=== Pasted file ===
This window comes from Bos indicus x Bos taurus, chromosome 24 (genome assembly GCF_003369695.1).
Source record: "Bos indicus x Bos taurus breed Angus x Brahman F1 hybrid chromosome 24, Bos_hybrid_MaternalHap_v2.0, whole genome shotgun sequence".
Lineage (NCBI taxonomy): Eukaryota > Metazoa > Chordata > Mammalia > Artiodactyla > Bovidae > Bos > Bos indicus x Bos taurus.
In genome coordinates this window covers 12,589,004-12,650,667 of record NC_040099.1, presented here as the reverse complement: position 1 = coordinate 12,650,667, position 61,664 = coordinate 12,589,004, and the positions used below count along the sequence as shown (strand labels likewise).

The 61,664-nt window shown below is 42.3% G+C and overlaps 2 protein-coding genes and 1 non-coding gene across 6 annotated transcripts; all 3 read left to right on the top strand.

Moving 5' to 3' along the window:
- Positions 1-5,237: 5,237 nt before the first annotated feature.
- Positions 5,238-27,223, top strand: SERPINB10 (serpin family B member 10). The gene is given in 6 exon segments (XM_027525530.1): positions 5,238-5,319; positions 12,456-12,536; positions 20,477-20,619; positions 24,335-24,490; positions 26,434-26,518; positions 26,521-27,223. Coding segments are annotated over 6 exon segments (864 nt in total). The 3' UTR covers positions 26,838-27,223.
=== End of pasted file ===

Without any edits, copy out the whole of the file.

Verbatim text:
This window comes from Bos indicus x Bos taurus, chromosome 24 (genome assembly GCF_003369695.1).
Source record: "Bos indicus x Bos taurus breed Angus x Brahman F1 hybrid chromosome 24, Bos_hybrid_MaternalHap_v2.0, whole genome shotgun sequence".
Lineage (NCBI taxonomy): Eukaryota > Metazoa > Chordata > Mammalia > Artiodactyla > Bovidae > Bos > Bos indicus x Bos taurus.
In genome coordinates this window covers 12,589,004-12,650,667 of record NC_040099.1, presented here as the reverse complement: position 1 = coordinate 12,650,667, position 61,664 = coordinate 12,589,004, and the positions used below count along the sequence as shown (strand labels likewise).

The 61,664-nt window shown below is 42.3% G+C and overlaps 2 protein-coding genes and 1 non-coding gene across 6 annotated transcripts; all 3 read left to right on the top strand.

Moving 5' to 3' along the window:
- Positions 1-5,237: 5,237 nt before the first annotated feature.
- Positions 5,238-27,223, top strand: SERPINB10 (serpin family B member 10). The gene is given in 6 exon segments (XM_027525530.1): positions 5,238-5,319; positions 12,456-12,536; positions 20,477-20,619; positions 24,335-24,490; positions 26,434-26,518; positions 26,521-27,223. Coding segments are annotated over 6 exon segments (864 nt in total). The 3' UTR covers positions 26,838-27,223.